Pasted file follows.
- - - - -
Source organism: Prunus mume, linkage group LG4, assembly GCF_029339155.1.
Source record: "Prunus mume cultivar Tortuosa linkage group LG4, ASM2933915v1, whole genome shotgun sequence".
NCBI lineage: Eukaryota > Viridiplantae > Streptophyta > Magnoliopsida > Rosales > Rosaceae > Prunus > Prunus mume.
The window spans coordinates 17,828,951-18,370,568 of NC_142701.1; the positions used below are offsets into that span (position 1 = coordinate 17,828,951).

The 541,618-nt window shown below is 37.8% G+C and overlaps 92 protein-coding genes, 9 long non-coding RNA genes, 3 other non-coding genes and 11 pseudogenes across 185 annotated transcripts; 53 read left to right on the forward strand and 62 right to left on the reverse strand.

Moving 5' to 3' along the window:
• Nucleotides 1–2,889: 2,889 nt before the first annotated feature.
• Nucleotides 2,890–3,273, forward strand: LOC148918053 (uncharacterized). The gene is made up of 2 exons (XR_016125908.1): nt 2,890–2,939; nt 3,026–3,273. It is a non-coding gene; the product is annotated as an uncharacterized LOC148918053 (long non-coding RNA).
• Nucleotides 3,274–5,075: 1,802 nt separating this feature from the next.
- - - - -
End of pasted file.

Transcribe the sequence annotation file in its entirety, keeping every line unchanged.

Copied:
Source organism: Prunus mume, linkage group LG4, assembly GCF_029339155.1.
Source record: "Prunus mume cultivar Tortuosa linkage group LG4, ASM2933915v1, whole genome shotgun sequence".
NCBI lineage: Eukaryota > Viridiplantae > Streptophyta > Magnoliopsida > Rosales > Rosaceae > Prunus > Prunus mume.
The window spans coordinates 17,828,951-18,370,568 of NC_142701.1; the positions used below are offsets into that span (position 1 = coordinate 17,828,951).

The 541,618-nt window shown below is 37.8% G+C and overlaps 92 protein-coding genes, 9 long non-coding RNA genes, 3 other non-coding genes and 11 pseudogenes across 185 annotated transcripts; 53 read left to right on the forward strand and 62 right to left on the reverse strand.

Moving 5' to 3' along the window:
• Nucleotides 1–2,889: 2,889 nt before the first annotated feature.
• Nucleotides 2,890–3,273, forward strand: LOC148918053 (uncharacterized). The gene is made up of 2 exons (XR_016125908.1): nt 2,890–2,939; nt 3,026–3,273. It is a non-coding gene; the product is annotated as an uncharacterized LOC148918053 (long non-coding RNA).
• Nucleotides 3,274–5,075: 1,802 nt separating this feature from the next.